"At the first conference on religion and race, the main participants were Pharaoh and Moses. The outcome of that summit meeting has not come to an end. Pharaoh is not ready to capitulate. The Exodus began, but is far from having been completed."
These were the words with which Rabbi Abraham Joshua Heschel (1907-1972) opened his address at the 1963 National Conference on Race and Religion, in Chicago ("The Insecurity of Freedom," p. 85).
It was at that same conference that Rabbi Heschel first met Dr. Martin Luther King Jr., the keynote speaker at this national gathering. The two became friends and allies working together for equality and justice, until King was cut down by an assassin's bullet in spring 1968.
As I reread in this week's Torah portion the dramatic descriptions of the first Passover celebration and of the Exodus, the image of King and Heschel marching arm-in-arm with other civil-rights leaders from Selma to Montgomery, Ala., now an iconic photograph for many clergy and activists, flashed through my mind.
Just two weeks ago, we commemorated the 40th anniversary of Heschel's death (the 18th of Tevet on the Jewish calendar), and next week we will celebrate King's 84th birthday (Jan. 15, 1929).
While these men came from very different backgrounds -- Heschel from a Hasidic community in Poland, and King from an African American Baptist community in Atlanta -- they shared several qualities that brought them together during a tumultuous and transformative time in American public life.
Both men came from prominent religious families and were groomed to take up the mantle of leadership of their forebears. Both were passionate believers in a God of compassion and righteousness, who called on humankind to serve as co-creators of a world suffused with these values. Each turned to their sacred Scriptures for inspiration and guidance, allowing text and life to interpenetrate dynamically. And both were masterful at using their exegetical and linguistic skills, as well as their charisma, to awaken people's consciousness and stir them to action.
As one might expect, the Exodus narrative plays an important role in the speeches and writings of these great religious leaders. In the quotation from Heschel cited above, he reminds us that the universal struggle for freedom is ongoing and that the figures of Pharaoh and Moses remain important models in a world where far too many people still yearn for liberation. In fact, in the very next sentence in his address Heschel further concretizes his message with the provocative statement that "it was easier for the children of Israel to cross the Red Sea" than it was for many African Americans to "cross certain university campuses."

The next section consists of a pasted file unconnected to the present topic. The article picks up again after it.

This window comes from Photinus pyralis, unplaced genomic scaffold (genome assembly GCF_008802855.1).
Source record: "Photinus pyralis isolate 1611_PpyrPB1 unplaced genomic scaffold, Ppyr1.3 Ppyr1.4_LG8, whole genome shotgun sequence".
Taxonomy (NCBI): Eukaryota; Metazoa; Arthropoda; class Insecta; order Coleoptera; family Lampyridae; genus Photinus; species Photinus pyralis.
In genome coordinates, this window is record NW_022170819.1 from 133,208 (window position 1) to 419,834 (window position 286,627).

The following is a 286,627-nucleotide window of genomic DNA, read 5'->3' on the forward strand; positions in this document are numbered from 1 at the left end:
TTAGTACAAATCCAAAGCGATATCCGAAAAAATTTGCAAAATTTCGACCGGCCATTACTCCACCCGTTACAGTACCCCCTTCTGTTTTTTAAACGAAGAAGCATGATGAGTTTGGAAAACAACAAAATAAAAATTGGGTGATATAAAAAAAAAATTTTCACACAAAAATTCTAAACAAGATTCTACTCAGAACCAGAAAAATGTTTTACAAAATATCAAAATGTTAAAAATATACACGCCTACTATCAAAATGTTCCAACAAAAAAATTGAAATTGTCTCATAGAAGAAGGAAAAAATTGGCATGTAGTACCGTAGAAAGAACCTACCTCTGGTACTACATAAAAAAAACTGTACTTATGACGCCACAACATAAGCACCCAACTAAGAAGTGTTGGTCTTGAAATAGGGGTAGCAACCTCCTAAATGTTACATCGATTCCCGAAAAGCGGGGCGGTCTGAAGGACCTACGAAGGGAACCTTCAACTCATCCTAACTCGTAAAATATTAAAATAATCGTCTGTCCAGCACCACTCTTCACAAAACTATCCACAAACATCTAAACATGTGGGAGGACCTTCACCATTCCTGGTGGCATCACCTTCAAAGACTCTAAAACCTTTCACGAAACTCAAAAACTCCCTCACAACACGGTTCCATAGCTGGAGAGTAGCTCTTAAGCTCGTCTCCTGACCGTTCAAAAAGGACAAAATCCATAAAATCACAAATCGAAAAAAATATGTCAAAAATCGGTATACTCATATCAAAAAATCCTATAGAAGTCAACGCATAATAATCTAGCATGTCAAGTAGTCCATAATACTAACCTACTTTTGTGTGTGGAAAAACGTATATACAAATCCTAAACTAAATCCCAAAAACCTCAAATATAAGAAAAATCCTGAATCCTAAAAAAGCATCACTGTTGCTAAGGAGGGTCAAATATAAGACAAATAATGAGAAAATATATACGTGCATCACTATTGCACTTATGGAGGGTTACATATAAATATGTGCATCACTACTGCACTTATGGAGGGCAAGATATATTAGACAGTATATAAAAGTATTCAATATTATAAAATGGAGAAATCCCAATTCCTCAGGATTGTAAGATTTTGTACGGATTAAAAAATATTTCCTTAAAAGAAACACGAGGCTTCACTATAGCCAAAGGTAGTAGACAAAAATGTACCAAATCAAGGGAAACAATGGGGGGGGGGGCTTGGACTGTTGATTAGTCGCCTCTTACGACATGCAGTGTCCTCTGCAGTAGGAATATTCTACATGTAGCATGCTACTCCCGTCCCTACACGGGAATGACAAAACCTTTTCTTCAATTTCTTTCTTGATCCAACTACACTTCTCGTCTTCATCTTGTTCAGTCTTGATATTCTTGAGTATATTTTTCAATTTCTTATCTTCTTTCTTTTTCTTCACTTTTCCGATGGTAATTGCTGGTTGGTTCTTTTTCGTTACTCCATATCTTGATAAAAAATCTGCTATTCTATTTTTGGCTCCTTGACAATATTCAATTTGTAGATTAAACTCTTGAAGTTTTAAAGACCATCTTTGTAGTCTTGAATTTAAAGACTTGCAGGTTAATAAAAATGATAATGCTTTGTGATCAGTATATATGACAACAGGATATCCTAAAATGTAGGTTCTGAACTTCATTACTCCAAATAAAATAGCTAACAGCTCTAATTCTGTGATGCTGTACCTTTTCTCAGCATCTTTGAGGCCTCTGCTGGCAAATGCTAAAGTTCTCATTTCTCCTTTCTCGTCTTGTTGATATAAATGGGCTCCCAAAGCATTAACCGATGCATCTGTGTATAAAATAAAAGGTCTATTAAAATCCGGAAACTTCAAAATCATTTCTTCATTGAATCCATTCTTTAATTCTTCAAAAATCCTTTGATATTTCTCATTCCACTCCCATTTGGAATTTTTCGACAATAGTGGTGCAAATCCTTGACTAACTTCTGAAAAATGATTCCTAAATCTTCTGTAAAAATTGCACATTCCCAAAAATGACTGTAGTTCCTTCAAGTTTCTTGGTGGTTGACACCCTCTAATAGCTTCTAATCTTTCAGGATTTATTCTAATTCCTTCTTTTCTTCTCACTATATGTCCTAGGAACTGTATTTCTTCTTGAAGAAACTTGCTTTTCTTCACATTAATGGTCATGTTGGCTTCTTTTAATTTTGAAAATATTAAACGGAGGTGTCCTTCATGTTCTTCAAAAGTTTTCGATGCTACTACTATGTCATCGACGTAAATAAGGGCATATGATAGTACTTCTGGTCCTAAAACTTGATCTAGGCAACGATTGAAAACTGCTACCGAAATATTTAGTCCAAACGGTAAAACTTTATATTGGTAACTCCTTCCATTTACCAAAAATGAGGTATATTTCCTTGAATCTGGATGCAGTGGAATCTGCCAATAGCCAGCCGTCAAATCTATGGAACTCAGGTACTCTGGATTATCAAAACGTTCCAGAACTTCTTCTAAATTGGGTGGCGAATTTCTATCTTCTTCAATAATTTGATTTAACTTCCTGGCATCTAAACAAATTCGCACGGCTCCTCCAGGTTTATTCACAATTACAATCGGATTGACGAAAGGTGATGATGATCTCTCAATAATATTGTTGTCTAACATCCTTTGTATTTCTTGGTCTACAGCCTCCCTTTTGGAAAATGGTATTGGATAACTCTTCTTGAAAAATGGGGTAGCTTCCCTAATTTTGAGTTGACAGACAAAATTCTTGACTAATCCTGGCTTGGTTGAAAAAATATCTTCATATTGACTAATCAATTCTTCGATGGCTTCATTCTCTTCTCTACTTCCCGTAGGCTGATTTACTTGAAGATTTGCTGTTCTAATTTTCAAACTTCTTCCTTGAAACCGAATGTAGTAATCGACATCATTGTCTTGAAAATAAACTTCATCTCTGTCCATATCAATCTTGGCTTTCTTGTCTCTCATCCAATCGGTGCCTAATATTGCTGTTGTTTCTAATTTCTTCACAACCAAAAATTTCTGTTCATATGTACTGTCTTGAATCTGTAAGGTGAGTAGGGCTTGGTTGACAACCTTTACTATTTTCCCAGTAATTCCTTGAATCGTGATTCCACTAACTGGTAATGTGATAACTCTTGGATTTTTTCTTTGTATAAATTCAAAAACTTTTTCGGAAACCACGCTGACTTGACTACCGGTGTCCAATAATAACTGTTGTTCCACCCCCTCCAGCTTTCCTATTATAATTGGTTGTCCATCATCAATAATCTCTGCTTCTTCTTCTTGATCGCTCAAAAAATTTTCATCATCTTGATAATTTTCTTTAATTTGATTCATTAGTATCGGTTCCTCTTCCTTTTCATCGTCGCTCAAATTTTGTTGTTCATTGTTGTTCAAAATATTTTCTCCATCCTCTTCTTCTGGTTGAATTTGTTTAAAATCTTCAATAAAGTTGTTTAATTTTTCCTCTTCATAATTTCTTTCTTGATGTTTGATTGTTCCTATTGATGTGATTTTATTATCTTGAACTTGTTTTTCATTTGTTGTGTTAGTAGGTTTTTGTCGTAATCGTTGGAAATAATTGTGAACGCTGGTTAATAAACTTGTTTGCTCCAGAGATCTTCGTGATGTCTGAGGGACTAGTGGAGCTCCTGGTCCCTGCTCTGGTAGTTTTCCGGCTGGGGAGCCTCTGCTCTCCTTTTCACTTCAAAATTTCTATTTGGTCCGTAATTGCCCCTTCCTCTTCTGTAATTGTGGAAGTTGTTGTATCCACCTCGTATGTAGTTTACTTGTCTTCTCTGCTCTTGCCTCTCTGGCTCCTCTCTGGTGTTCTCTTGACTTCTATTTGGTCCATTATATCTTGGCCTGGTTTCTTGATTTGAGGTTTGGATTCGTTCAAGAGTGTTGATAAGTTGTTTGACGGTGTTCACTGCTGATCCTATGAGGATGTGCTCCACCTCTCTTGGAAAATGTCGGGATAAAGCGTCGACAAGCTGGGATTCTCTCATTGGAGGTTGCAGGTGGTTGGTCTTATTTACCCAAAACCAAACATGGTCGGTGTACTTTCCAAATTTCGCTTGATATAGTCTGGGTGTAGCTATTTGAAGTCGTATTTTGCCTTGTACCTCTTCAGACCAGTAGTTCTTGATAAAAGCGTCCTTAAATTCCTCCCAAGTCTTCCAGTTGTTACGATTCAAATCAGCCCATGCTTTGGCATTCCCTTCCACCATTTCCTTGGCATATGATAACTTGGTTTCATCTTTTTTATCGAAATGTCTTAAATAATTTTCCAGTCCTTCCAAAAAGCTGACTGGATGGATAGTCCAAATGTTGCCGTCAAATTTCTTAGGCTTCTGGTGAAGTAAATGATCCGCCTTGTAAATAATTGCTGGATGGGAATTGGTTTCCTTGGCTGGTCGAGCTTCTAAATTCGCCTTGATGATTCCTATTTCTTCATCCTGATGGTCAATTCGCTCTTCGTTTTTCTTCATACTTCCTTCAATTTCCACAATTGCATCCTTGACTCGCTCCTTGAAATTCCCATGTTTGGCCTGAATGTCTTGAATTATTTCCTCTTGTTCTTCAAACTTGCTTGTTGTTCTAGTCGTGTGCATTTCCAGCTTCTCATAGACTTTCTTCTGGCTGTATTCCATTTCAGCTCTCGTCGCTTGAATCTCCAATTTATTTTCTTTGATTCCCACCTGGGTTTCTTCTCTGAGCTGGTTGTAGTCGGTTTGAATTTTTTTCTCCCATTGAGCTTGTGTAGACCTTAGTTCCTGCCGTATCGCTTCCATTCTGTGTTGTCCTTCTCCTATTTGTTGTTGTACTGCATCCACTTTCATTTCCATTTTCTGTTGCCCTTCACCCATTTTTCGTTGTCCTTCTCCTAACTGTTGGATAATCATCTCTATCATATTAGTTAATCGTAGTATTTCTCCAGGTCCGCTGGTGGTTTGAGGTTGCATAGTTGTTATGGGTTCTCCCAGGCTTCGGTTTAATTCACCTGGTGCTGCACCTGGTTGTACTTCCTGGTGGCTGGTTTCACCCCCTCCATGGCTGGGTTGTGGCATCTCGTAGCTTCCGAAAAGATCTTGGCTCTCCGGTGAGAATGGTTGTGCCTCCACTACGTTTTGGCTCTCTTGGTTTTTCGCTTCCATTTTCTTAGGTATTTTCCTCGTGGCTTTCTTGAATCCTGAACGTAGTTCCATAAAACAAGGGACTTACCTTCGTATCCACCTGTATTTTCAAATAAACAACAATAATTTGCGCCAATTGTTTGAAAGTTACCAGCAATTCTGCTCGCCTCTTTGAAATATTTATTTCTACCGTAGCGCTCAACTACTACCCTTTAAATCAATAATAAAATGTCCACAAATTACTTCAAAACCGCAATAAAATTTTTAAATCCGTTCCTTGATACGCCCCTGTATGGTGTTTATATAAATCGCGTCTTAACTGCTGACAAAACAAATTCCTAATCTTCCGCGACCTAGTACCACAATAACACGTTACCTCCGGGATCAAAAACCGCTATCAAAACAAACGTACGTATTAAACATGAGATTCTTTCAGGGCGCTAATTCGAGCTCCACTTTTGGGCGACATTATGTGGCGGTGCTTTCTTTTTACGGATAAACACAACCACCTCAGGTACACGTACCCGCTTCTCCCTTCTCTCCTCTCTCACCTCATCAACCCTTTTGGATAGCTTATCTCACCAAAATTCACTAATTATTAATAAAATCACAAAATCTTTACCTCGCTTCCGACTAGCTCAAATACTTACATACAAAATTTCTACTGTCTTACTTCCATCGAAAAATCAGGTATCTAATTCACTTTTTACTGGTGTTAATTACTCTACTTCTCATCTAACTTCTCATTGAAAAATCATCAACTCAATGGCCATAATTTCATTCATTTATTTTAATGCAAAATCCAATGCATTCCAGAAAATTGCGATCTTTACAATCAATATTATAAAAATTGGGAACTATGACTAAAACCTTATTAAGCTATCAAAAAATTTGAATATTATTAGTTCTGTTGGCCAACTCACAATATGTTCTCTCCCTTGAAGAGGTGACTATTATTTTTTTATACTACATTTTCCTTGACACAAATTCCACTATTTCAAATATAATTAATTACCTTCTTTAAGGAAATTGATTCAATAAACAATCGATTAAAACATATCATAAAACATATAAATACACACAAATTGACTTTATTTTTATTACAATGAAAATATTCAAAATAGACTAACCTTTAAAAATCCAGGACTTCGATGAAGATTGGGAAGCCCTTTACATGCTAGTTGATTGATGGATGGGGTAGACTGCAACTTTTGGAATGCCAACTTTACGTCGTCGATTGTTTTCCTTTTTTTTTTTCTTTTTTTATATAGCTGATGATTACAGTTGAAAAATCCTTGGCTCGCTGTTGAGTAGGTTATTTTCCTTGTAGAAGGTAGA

One powerful instance in which King made use of the Exodus narrative was in his final public address in Memphis, popularly known as the "I've Been to the Mountaintop" speech. In this now historic sermon, he describes with great passion the gratitude he feels for all that he has witnessed in the development of the civil-rights movement over the previous decade.
As he winds down his speech, he compares himself to Moses standing on top of Mount Nebo on the edge of Canaan, looking out over the Promised Land, knowing that he will not enter it with his people (Deuteronomy 34:1-4). With a new set of death threats in the air, King speaks openly about own his mortality. "Like anybody, I would like to live a long life. Longevity has its place. But I'm not concerned about that now. I just want to do God's will," King said. "I may not get there with you. But I want you to know tonight, that we, as a people, will get to the Promised Land!"
Tragically, King was murdered the very next day.
In reflecting on the lives of King and Heschel, one of the many things I respect about these courageous men was their deep dedication to their respective Christian and Jewish communities and their ability to learn from and work with people from other religious and secular traditions for equality and justice. In fact, both understood their engagement in multifaith and crosscultural campaigns as necessary expressions of their particular religious commitments.
When Heschel returned from the Selma-Montgomery march, he wrote in his diary that walking with King and the other civil-rights leaders evoked in him the same sense of the sacred he experienced as a child walking through the streets of Warsaw with the great Hasidic masters in his family. And King, of course, spoke of the profound influence Mahatma Gandhi had upon him as a Christian nonviolent activist.
As we continue our journey through the book of Exodus, reading about the triumphs and travails of the Israelites in their march to freedom, let us also pause to reflect on the legacies of Abraham Joshua Heschel and Martin Luther King Jr., two great modern advocates of compassion and justice. May their memories continue to inspire and agitate, awakening us to the challenges and possibilities of freedom today.
- James H. Cone, "Martin & Malcolm & America: A Dream or a Nightmare" (Orbis Books, 1991)
- Susannah Heschel, "Theological Affinities in the Writings of Abraham Joshua Heschel and Martin Luther King, Jr.," Conservative Judaism, Volume L, Numbers 2-3, Winter/Spring 1998, pp. 143
- Edward K. Kaplan, "Spiritual Radical: Abraham Joshua Heschel in America" (Yale University Press, 2007)
- James M. Washington (editor), "A Testament of Hope: The Essential Writings and Speeches of Martin Luther King, Jr." (Harper One, 1986)
ON Scripture -- The Torah is a weekly Jewish scriptural commentary, produced in collaboration with Odyssey Networks and Hebrew College. Thought leaders from the United States and beyond offer their insights into the weekly Torah portion and contemporary social, political, and spiritual life.